Reports

Report Warns of Growing ‘Dark Side’ of Cyberspace

The head of a prominent human rights groups has warned that increased state involvement in cyberspace, including surveillance, censorship, propaganda campaigns and offensive cyber operations threatens the future of the Internet as much as endemic problems like cyber crime – part of a growing “dark side” to cyberspace. Writing in the Penn State Journal of Law and International Affairs,  Ronald Deibert, Director of Citizen Lab and Canada Centre for Global Security Studies said that threats to human rights and individual liberties come from a variety of states – from authoritarian regimes, to Latin American narco-states to liberal democracies in the West, as governments increasingly leverage the power of the Internet to monitor citizens’ behavior and impose limits on free expression. Citizen Lab, part of the Munk School of Global Affairs at the University of Toronto, has played a key role in high-profile investigations of cyber espionage including the now-infamous Ghost Net attacks on […]

Update: New 25 GPU Monster Devours Passwords In Seconds

Editor’s note: I’ve updated the article with some new (and in some cases) clarifying detail from Jeremi. I’ve left changes in where they were made. The biggest changes: 1) an updated link to slides 2) clarifying that VCL refers to Virtual OpenCL and 3)  that the quote regarding 14char passwords falling in 6 minutes was for LM encrypted – not NTLM encrypted passwords. Long (8 char) NTLM passwords would take much longer…around 5.5 hours. 😉  – Paul There needs to be some kind of Moore’s law analog to capture the tremendous advances in the speed of password cracking operations. Just within the last five years, there’s been an explosion in innovation in this ancient art, as researchers have realized that they can harness specialized silicon and cloud based computing pools to quickly and efficiently break passwords. A presentation at the Passwords^12 Conference in Oslo, Norway (slides available here – PDF), has […]

Uncle Sam Wants To Stop Healthcare Fraud, But Smart Cards Are No Panacea

Medical fraud is a huge issue in the U.S. Depending on whose numbers you use, fraud stemming from false medical claims and reimbursements range from $65 billion a year (a figure generated by the Centers for Medicare and Medicaid Studies) to more than ten times that: $750 billion a year (according to the Institute for Medicine). To stem the losses, government and law enforcement have been cracking down on fraud. In October, for example, the U.S. Attorney General Eric Holder and Health and Human Services Secretary Kathleen Sebelius announced charges against 91 individuals believed to be behind a huge, interstate Medicare fraud scheme responsible for some $430 million in false billing charges. Increasingly, though, the U.S. government is turning to technology to help it identify and root out fraud within the system for medical reimbursements. Chief among the ideas under consideration is a beefed up system for identifying health consumers […]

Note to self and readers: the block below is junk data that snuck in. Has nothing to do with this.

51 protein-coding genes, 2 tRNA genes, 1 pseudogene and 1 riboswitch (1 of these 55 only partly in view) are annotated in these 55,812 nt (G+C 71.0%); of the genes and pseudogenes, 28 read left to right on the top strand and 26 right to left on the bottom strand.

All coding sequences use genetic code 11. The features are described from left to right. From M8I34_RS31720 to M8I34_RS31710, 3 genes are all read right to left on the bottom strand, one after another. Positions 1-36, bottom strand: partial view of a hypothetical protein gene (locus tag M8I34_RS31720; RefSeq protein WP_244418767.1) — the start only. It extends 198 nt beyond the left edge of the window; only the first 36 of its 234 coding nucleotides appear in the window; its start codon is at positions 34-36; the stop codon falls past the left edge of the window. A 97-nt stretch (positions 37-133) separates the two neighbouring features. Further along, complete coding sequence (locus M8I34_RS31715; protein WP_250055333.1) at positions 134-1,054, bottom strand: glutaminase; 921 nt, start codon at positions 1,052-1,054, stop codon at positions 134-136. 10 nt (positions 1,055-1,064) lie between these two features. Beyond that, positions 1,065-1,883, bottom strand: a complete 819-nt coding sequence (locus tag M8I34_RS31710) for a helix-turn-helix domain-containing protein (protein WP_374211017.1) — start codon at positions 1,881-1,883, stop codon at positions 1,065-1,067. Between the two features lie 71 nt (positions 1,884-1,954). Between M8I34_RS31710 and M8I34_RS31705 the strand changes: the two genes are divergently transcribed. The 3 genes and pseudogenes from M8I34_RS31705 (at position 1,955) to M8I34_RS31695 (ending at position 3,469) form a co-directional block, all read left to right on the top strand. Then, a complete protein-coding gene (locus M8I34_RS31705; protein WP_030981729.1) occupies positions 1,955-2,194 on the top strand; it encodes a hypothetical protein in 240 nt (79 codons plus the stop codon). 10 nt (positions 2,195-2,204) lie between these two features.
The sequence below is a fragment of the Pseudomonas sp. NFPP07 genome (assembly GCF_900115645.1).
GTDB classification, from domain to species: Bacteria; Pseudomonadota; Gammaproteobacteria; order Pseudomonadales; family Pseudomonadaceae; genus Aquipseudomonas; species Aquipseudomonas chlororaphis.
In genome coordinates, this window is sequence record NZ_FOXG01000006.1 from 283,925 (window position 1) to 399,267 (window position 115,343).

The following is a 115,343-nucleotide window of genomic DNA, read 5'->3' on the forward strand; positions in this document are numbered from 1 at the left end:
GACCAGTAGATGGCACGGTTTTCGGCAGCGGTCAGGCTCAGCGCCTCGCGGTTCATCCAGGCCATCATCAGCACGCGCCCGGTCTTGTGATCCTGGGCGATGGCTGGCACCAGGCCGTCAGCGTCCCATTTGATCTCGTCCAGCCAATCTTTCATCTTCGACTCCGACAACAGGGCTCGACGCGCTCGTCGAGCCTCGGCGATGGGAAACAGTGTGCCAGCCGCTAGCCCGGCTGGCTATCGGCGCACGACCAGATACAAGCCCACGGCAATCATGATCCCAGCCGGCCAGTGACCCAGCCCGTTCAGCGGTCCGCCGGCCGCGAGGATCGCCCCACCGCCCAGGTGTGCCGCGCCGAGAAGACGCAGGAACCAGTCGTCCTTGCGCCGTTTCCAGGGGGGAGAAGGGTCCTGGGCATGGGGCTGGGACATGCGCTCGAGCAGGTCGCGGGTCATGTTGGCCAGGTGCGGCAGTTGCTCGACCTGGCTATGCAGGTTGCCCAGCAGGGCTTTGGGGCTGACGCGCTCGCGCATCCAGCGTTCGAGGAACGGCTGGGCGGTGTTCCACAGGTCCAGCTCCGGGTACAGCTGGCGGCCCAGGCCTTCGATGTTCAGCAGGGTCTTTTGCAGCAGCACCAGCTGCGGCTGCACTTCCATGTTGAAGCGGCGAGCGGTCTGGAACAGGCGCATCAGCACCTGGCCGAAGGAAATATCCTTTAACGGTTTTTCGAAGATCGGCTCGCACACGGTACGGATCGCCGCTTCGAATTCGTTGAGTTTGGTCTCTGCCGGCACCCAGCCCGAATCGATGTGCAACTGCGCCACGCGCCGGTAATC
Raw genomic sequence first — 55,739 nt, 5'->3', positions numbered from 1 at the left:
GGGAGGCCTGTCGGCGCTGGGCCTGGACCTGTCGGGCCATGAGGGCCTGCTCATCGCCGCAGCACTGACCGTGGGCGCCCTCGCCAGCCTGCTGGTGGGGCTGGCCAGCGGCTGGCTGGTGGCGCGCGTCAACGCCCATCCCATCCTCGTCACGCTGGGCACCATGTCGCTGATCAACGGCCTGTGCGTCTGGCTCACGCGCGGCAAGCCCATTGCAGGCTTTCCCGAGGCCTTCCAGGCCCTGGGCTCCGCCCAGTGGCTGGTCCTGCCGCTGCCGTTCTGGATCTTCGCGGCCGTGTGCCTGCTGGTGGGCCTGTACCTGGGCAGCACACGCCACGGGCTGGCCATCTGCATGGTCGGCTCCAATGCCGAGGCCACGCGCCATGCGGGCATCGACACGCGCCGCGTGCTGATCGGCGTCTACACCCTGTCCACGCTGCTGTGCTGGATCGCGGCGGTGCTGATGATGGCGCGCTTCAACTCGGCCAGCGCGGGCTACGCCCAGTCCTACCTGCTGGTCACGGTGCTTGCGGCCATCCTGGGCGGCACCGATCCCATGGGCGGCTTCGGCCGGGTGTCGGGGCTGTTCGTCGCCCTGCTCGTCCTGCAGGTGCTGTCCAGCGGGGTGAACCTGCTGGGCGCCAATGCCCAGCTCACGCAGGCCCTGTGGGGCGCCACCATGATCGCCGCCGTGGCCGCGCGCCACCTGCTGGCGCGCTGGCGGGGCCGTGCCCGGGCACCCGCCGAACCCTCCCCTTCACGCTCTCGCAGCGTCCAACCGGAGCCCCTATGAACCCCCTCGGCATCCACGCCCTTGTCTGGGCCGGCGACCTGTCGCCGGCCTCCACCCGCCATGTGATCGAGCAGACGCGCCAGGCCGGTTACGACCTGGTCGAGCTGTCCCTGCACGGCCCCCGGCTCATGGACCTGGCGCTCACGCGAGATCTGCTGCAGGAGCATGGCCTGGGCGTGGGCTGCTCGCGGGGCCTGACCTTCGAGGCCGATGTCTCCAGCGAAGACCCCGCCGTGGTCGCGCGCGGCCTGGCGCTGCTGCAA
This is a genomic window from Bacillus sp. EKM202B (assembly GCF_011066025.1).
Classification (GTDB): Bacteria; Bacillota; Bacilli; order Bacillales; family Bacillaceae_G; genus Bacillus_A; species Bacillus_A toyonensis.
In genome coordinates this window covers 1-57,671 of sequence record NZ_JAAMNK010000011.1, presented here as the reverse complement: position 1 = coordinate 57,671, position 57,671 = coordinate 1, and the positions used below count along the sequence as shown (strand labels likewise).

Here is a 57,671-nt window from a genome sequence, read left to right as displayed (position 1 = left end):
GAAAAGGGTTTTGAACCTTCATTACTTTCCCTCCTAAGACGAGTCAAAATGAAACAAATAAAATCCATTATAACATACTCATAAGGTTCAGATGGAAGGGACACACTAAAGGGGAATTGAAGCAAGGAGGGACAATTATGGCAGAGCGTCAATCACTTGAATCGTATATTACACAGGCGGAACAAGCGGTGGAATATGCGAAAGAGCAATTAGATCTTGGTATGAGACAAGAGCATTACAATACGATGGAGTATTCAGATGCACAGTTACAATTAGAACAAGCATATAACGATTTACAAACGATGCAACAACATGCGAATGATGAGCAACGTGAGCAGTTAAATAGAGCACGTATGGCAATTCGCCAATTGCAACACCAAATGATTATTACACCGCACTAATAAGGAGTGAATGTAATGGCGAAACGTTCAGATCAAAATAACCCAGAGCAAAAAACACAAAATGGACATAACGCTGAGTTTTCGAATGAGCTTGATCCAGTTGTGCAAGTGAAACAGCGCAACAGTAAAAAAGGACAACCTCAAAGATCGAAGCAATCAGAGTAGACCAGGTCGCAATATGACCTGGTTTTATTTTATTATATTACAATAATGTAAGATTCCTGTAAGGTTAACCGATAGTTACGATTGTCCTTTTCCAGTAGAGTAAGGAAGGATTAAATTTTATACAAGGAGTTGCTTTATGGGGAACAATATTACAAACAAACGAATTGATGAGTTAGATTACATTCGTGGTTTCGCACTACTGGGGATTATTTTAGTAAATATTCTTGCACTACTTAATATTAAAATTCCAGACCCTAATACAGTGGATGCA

Latest Iranian Malware Targets Financial Software

There appears to be some professional differences of opinion about the latest super malware targeting the nation of Iran.  Just days after Symantec Corp. warned about a new piece of malware, W32.Narilam,  researchers at the Russian anti-virus firm Kaspersky Lab threw cold water on the report, saying their analysis suggests that Narilam is two to three years old and probably targeted financial software packages, rather than high value government or industrial systems. The back and forth started with Symantec’s Nov. 22nd blog post on Narilam, which claimed the malware had recently been found circulating in the “Middle East” – and particularly in Iran. Narilam was programmed to infect systems running Microsoft’s SQL database software, spreading through removable drives and network shared folders. It was designed to corrupt data, not to steal information, Symantec said. Though the Cupertino company made no attestation as to Narilam’s origins, Symantec did say the worm […]

Profile Poisoning the Next Frontier for Hackers

Google and Facebook already know everything about you – your interests, friends, tastes and even your movements. That’s already a privacy nightmare, but researchers at the Georgia Institute of Technology’s Information Security Center (GTISC) think it could soon be a security nightmare, also. Automated information systems already determine what version of the news most of us see. But researchers at Georgia Tech warn that the power of such systems to shape what each of us see online could soon become a powerful tool in the hands of sophisticated attackers, who might look for ways to manipulate victims’ online profile to steer them to certain sites, according to the report “Emerging Cyber Threats Reports 2013.” Researchers at Georgia Tech said attacks that manipulate a victim’s search history, part of their online profile, using cross-site request forgery are already technically feasible. In practice, they would allow for a kind of super-search engine […]